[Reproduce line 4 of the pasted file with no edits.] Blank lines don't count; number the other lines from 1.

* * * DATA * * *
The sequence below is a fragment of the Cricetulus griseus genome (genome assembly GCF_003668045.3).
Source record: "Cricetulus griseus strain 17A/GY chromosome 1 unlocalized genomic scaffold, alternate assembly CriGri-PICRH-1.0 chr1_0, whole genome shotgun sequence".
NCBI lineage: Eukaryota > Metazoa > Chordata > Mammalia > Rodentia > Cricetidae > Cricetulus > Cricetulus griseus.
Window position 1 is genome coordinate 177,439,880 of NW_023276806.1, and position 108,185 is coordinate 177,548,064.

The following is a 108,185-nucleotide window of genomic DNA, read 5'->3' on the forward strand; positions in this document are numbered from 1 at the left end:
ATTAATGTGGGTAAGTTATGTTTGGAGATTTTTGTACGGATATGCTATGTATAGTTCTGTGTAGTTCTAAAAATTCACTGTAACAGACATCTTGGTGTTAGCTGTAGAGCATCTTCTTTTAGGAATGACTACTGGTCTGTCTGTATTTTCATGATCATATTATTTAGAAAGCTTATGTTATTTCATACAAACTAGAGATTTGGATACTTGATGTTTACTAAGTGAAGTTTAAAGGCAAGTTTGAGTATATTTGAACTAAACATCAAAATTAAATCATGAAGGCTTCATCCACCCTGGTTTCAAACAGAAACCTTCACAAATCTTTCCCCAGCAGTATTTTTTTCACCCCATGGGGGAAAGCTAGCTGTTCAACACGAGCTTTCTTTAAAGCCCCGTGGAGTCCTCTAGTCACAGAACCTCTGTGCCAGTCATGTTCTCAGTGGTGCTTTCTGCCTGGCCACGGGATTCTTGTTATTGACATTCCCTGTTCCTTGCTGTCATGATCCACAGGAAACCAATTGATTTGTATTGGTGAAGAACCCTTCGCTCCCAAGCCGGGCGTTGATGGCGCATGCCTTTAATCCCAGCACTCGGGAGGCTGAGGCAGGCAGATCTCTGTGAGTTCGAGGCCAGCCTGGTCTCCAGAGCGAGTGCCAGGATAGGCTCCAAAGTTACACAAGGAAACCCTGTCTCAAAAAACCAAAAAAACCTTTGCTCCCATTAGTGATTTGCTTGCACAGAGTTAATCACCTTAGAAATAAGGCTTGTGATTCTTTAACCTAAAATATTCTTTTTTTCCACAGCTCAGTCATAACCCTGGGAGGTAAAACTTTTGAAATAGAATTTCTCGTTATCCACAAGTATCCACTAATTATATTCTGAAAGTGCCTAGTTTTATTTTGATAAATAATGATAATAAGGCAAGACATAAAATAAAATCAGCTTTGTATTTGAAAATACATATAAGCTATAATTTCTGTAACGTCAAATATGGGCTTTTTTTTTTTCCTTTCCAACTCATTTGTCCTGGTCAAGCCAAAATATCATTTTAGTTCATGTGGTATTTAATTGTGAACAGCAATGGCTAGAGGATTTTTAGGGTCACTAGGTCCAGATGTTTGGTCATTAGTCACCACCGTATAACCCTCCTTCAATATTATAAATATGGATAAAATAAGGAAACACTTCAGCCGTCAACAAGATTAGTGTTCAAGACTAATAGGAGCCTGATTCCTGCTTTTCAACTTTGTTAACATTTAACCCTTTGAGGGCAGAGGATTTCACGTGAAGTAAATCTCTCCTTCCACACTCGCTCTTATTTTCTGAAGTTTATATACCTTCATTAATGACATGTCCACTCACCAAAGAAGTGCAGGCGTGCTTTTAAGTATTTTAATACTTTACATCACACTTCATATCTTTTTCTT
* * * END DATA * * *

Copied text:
Window position 1 is genome coordinate 177,439,880 of NW_023276806.1, and position 108,185 is coordinate 177,548,064.